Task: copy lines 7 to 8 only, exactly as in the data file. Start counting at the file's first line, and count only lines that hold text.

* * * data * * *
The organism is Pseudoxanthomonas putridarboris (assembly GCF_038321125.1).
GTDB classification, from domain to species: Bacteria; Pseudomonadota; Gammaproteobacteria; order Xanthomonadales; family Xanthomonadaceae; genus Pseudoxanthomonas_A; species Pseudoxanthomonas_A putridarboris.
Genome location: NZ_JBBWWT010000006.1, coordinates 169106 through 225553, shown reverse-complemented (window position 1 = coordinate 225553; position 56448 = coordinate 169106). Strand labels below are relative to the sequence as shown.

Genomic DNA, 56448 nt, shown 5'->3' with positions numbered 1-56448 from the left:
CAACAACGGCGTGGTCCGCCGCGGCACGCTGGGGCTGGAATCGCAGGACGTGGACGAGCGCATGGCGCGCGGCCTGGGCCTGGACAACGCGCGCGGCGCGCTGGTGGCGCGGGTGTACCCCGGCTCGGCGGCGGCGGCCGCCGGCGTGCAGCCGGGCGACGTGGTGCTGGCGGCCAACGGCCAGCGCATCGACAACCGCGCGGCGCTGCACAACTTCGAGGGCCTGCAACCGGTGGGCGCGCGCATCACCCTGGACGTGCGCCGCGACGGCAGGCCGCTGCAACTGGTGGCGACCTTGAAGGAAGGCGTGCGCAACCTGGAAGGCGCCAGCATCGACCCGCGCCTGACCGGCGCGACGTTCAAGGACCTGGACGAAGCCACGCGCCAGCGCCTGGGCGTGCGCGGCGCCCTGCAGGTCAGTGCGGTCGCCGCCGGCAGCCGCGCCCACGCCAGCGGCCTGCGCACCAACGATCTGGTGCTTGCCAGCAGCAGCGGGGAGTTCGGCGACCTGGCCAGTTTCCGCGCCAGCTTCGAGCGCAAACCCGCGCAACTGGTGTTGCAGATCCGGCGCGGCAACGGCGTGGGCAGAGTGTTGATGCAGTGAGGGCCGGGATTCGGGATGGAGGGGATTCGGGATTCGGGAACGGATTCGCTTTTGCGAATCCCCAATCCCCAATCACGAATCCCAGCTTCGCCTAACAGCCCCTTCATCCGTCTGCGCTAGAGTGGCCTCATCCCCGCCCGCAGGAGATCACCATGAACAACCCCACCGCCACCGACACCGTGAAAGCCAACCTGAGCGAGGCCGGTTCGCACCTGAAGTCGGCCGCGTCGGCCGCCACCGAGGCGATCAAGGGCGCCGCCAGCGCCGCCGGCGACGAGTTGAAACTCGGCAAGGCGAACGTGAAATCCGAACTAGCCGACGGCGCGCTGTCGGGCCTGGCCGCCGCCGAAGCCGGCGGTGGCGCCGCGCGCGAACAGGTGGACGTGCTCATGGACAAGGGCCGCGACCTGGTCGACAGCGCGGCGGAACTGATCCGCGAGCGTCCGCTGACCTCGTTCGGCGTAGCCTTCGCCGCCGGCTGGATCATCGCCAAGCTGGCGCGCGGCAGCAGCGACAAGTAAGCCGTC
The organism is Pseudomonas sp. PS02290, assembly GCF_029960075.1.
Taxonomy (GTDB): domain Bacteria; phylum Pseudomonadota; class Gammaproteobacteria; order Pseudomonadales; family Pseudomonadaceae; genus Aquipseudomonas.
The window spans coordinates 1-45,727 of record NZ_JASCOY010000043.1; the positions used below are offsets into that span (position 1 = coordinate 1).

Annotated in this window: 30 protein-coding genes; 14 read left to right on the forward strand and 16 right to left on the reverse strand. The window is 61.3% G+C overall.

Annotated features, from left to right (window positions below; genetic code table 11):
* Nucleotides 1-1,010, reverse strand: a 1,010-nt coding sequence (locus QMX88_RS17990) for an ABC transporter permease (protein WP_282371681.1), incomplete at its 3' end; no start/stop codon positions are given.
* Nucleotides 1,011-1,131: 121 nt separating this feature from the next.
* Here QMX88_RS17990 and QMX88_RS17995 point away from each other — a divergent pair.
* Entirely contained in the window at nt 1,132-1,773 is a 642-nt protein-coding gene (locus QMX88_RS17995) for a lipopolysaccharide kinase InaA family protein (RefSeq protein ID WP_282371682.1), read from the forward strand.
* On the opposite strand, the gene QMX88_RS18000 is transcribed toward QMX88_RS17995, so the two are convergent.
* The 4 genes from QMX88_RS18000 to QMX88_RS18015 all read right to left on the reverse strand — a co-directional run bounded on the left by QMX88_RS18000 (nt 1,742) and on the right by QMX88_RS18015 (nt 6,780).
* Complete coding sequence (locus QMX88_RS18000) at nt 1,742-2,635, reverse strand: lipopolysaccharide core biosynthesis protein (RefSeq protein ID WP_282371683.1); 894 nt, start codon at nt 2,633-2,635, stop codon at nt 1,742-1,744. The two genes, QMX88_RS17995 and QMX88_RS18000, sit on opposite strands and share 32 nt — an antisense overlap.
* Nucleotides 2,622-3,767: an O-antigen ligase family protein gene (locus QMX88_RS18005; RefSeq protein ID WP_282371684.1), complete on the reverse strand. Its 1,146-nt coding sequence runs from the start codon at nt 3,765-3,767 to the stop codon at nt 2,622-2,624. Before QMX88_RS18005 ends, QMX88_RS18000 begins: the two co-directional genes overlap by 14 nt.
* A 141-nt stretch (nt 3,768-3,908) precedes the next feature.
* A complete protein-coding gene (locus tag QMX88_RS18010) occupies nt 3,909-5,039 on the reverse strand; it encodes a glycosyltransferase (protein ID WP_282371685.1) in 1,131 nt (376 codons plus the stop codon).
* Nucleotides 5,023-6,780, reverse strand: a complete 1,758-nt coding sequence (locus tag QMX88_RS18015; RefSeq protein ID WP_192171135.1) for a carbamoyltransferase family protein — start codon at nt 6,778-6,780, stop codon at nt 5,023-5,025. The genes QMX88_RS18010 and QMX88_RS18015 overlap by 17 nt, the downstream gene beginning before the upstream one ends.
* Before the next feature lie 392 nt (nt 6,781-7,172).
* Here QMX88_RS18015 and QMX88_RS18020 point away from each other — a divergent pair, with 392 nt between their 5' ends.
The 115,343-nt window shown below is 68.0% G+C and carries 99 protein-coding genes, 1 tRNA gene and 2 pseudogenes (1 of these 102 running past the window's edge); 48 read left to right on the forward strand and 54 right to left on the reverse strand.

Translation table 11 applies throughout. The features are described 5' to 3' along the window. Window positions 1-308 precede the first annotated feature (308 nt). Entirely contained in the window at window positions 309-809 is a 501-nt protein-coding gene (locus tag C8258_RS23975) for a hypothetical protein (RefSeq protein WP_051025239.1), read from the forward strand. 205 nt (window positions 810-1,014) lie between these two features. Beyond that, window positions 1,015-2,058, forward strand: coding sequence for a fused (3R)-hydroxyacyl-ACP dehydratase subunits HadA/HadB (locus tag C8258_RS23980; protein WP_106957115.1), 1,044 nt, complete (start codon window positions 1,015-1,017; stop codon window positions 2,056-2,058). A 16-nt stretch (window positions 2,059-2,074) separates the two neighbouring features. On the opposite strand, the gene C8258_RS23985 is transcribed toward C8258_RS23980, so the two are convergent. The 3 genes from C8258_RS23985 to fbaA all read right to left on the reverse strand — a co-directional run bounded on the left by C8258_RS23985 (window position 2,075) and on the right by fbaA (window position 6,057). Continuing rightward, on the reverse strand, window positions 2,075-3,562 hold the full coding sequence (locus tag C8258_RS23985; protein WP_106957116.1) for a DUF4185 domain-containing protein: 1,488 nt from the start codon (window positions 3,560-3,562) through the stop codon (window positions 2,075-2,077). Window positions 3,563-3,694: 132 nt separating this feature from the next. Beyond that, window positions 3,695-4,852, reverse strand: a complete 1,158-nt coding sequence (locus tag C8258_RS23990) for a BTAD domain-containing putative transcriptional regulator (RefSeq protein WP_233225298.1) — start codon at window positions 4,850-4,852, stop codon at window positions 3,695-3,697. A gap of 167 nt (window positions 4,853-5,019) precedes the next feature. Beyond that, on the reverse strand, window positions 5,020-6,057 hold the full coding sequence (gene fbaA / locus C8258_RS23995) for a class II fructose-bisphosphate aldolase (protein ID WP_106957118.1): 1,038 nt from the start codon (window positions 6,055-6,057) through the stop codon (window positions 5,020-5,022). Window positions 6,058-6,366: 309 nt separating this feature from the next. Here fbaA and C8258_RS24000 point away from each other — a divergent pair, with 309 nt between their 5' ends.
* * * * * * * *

Taxonomy (GTDB): domain Bacteria; phylum Pseudomonadota; class Gammaproteobacteria; order Pseudomonadales; family Pseudomonadaceae; genus Aquipseudomonas.
The window spans coordinates 1-45,727 of record NZ_JASCOY010000043.1; the positions used below are offsets into that span (position 1 = coordinate 1).